Monet’s Garden Inspires Poem by Mary Lou Meyers

This is a perfect example of January 31st’s special day, “Your Heart With Art Day,” noted on The Home Page.

Claude Monet’s Le jardin a’ Giverny

Each morning I take the path that leads
to Claude Monet’s “Le jardin a’ Giverny,”
the print I bought in a Second Hand store
to replace the Norman Rockwell painting
of umpires huddling under an umbrella in a downpour.
The colors blur like the rain or tears streaming down,
until I see erupting out of my dark dismal format,
a luminous path.  I breathe rare Mozartian air.
Now I compress this light into my life,
it is Springtime all year round for me,
though clouds oppress more each day,
though snow has stolen what light there is
in its bones of decay.
What delicacy of brush strokes teased the flowers
into submission, beauty in the filigree of leaves,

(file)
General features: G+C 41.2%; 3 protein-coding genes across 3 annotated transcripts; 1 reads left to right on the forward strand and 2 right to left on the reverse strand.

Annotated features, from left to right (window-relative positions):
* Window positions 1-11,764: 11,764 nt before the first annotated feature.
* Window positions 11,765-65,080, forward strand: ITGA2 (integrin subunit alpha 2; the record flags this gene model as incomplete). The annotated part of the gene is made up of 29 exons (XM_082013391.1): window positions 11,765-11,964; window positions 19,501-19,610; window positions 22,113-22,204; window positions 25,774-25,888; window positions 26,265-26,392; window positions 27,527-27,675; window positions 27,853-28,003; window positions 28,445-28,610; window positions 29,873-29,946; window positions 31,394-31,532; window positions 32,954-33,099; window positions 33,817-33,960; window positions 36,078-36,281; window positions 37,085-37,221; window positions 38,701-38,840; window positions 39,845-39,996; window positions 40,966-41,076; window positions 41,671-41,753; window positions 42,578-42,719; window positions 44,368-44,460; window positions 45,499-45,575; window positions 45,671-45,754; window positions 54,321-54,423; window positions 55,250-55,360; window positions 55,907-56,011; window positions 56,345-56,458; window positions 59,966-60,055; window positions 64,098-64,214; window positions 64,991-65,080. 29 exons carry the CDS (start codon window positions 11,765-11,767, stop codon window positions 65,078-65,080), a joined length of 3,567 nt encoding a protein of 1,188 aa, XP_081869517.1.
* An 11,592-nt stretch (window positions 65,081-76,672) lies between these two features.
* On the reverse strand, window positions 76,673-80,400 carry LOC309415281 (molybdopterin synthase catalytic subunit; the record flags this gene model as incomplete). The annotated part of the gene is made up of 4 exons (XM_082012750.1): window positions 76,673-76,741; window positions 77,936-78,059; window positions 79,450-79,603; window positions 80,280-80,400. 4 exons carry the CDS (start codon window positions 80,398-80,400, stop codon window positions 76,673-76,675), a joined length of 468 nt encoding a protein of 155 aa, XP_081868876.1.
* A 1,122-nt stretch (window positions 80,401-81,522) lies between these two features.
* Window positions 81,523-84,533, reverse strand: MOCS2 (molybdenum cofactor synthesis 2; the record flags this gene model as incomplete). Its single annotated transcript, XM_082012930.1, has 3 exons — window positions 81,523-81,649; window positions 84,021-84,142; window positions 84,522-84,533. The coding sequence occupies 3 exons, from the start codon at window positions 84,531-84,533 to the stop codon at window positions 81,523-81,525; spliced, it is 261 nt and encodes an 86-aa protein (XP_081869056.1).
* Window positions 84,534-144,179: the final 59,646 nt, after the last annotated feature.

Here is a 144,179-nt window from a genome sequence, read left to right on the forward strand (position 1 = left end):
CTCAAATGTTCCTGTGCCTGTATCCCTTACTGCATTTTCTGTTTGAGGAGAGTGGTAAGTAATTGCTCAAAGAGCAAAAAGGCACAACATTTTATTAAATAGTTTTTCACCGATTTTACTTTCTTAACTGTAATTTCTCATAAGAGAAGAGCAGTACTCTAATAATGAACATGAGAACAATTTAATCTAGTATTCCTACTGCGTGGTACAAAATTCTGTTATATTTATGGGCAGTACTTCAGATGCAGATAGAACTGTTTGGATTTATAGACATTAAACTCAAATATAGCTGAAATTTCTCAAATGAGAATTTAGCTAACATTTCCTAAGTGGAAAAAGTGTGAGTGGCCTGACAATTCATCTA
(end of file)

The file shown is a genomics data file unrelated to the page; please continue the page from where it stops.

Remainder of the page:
a protoplasm of light and depth.
The fixed weight of time has no license here,
space exists in translucent light alone,
divided between the green plants and the sky above.
Near the end of his life, frustrated with recent paintings,
which never seemed to emerge like his eye’s image,
he said his only true masterpiece was his garden,
in banks of color or in a single stem.
Bulbs and seeds planted according to his dictates,
a riotous spectrum adhering perfectly
to his schedule of blooms creating intensity and tone,
each completing a note in a balanced composition.
It’s the path I want to take on my last day,
the perfect harmony of sun, not overcoming
shadows that save us from its penetrating gaze.
Not the betrayal of life’s built-in texture.

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